Once you’ve planted and gotten your cauliflower starters established in the garden, you still have work to do, as with any food crop. To start with, you need to keep water and nutrients flowing to your crop.
Because cauliflower needs a steady supply of moisture to avoid stress, it’s a good idea to apply a 3-inch layer of organic mulch around your plants. Then give plants 2 inches of water per week if rainfall isn’t adequate.
Water with a gentle spray nozzle aimed at the soil over the roots. You should water when temperatures are at their coolest, in the morning or evening. You’re aiming for consistently moist soil, not soaking wet.
Another option for making sure your plants don’t dry out is to create a moat around each one, building up a ridge of soil to create the moat. To increase water retention even more, mix some mulch into the soil ridge. This will also protect delicate roots, keep the ground cool, and inhibit weed growth.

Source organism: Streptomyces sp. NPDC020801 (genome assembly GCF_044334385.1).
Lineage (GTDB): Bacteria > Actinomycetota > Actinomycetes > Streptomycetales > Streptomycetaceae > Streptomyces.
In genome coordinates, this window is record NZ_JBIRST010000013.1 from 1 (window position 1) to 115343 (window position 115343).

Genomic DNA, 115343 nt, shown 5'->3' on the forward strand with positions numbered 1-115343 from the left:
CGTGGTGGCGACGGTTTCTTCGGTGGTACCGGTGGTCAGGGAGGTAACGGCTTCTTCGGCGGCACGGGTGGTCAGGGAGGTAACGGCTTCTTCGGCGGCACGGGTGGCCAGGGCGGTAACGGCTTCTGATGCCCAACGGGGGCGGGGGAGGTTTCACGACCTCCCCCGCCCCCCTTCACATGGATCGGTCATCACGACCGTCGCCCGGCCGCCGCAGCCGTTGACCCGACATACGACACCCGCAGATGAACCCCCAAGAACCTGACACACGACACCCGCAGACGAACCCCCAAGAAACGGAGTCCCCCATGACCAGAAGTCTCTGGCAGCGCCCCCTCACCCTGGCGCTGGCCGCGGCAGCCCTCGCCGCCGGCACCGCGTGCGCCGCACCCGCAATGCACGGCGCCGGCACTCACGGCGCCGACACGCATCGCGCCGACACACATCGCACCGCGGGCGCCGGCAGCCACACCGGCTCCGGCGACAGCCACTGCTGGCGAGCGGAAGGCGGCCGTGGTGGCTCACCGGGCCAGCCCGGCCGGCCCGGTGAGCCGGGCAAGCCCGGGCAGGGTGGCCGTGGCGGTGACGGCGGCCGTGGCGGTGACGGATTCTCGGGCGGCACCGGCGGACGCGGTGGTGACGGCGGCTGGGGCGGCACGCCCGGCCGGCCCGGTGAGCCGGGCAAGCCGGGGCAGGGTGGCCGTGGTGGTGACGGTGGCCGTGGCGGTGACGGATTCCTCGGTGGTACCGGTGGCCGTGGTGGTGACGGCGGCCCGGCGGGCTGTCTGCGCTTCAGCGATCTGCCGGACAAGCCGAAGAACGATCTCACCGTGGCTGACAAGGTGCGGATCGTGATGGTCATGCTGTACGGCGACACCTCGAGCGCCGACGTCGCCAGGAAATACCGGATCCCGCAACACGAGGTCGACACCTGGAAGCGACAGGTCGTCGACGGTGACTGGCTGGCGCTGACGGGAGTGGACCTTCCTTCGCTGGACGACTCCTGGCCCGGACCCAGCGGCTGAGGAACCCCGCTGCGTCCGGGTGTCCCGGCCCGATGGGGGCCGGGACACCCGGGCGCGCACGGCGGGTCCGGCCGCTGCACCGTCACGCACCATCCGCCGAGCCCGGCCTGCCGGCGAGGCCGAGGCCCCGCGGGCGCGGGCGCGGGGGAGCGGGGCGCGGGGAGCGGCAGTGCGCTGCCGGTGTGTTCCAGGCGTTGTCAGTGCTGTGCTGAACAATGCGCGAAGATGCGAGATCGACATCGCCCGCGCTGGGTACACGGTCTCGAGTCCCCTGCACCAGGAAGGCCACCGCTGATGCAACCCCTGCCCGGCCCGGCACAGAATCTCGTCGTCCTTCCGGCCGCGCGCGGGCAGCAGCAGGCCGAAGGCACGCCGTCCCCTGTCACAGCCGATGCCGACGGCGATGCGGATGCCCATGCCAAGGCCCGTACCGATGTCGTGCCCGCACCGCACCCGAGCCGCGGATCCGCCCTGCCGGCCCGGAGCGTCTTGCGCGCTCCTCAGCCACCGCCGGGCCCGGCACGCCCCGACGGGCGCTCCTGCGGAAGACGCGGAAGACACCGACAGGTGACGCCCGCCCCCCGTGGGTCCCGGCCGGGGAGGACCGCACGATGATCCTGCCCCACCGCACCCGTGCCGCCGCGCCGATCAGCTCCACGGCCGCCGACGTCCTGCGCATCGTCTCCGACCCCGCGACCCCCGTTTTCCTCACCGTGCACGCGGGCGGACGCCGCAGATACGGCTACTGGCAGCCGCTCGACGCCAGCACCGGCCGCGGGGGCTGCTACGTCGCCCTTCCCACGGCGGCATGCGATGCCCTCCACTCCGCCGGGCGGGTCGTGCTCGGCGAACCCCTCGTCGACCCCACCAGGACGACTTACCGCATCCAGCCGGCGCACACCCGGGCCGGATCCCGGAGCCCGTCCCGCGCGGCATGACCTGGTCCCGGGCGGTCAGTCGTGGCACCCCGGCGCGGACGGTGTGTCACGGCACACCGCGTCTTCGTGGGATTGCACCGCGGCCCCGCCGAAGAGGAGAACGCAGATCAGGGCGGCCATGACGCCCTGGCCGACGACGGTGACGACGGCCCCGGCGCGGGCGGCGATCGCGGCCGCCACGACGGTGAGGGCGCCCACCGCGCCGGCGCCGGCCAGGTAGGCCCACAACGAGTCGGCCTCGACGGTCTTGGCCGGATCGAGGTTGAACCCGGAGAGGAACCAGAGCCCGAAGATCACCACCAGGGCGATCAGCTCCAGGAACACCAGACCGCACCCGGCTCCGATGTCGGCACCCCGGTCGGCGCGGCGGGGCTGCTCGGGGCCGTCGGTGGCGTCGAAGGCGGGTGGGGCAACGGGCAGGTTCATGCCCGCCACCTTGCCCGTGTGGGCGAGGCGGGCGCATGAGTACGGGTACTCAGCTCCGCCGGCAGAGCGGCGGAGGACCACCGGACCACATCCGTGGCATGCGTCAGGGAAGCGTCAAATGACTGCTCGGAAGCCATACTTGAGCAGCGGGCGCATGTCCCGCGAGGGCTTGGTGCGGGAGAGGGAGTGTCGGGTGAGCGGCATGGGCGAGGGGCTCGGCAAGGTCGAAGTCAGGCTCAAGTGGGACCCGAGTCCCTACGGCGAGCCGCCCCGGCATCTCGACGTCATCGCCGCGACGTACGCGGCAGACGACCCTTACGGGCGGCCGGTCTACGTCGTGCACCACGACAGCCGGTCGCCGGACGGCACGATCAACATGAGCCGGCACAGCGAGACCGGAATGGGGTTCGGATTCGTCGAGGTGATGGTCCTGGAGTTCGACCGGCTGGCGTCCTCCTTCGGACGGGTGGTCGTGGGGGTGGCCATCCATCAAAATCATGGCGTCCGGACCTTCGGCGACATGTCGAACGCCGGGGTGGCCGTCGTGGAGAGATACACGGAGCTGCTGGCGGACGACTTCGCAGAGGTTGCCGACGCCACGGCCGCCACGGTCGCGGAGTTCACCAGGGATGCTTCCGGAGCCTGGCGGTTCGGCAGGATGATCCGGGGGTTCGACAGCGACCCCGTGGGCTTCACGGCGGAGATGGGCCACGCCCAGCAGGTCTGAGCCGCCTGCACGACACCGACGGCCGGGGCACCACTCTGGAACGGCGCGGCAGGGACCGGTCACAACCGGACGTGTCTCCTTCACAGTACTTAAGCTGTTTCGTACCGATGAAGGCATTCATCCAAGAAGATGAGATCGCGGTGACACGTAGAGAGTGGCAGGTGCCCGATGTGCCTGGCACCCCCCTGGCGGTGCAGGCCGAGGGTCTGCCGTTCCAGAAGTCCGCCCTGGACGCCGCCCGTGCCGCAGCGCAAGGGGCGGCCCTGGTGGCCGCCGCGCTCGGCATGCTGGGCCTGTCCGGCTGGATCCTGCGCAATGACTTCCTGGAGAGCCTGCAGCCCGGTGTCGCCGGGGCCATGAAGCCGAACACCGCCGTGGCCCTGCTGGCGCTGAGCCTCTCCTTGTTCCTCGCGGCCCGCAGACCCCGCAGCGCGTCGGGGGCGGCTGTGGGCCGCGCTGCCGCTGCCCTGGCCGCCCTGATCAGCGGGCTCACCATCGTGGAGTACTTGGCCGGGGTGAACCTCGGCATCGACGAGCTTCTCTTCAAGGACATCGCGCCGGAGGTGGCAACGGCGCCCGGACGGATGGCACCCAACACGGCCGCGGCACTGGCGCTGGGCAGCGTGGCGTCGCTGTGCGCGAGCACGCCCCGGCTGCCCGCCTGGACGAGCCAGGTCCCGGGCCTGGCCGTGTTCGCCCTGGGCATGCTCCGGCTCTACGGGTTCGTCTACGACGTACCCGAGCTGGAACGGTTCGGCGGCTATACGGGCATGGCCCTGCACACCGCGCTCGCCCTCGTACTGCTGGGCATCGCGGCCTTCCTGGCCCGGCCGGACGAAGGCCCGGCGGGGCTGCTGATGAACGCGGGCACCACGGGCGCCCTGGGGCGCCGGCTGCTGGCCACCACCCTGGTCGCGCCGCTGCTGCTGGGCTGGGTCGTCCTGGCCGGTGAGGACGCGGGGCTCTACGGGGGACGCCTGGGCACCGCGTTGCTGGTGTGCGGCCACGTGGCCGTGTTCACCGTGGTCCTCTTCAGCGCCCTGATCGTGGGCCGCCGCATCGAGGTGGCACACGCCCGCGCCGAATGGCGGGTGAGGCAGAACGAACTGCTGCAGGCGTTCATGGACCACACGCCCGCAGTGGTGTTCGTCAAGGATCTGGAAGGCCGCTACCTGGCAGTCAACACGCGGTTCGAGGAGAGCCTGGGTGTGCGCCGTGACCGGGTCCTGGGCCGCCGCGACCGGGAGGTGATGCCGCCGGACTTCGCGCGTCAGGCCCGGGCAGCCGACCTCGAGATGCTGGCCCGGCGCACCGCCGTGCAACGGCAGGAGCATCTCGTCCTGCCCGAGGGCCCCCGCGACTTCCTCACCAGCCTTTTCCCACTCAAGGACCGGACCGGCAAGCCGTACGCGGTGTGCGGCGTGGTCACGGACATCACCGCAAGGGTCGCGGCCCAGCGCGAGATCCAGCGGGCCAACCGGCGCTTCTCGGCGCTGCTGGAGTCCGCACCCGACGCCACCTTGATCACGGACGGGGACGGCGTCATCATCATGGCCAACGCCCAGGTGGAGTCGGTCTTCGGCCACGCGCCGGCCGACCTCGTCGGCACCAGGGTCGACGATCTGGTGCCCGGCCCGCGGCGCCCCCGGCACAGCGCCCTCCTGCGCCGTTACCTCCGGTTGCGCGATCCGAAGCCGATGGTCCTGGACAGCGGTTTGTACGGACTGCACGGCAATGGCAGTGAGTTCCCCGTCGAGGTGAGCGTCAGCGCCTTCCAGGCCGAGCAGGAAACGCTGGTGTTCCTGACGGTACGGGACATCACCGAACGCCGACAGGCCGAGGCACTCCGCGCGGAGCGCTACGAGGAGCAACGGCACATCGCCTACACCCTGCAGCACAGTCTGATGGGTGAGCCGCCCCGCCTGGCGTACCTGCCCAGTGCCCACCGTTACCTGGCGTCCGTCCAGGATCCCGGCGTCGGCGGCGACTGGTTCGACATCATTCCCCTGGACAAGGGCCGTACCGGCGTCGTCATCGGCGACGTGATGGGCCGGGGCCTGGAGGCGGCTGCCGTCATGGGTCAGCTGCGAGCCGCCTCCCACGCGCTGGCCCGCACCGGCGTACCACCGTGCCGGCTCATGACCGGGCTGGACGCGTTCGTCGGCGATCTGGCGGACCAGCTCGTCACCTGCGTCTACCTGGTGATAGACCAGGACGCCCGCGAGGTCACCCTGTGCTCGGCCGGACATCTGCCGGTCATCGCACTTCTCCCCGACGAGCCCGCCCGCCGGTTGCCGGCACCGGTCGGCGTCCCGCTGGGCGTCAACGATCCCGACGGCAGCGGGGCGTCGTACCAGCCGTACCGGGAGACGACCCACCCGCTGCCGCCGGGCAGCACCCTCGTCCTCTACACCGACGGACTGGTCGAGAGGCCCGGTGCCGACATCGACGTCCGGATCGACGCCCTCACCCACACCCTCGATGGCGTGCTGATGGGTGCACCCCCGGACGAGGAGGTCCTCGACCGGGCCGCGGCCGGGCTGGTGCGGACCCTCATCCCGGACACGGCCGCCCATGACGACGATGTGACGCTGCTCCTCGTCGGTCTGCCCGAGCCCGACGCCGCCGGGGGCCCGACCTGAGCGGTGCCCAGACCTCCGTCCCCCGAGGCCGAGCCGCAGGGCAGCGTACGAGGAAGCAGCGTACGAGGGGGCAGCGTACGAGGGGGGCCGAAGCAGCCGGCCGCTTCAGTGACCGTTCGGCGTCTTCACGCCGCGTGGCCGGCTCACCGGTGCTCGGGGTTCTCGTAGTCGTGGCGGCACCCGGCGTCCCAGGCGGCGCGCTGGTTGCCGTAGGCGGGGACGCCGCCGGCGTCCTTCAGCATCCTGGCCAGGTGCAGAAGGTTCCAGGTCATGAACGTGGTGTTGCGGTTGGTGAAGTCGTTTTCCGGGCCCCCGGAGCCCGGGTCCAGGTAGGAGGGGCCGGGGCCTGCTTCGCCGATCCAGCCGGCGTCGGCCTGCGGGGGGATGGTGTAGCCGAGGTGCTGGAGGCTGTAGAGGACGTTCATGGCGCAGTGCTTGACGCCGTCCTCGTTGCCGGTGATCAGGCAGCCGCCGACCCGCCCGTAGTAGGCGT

And speaking of weeding, you definitely want to slow down the invaders because weeding can be harmful to shallow cauliflower roots.
Different gardeners have different ideas about fertilizing. Some say that commercial non-organic fertilizers may burn cauliflower’s tender roots. Others recommend commercial high-nitrogen varieties.
Another suggestion is using a phosphorus-rich 33-0-0 starter fertilizer at transplant time, with an additional side dressing three weeks later. Side dressing is applying fertilizer around the plant, just outside the largest leaves, to avoid burning them.
You can also use a slow-release all-purpose granular type of fertilizer. You only have to apply this once, at transplant time. Whatever type of fertilizer you choose, follow the instructions on the label for season-long application times.
What kind of fertilizer do you use with your cauliflower? Please tell us in the comments below.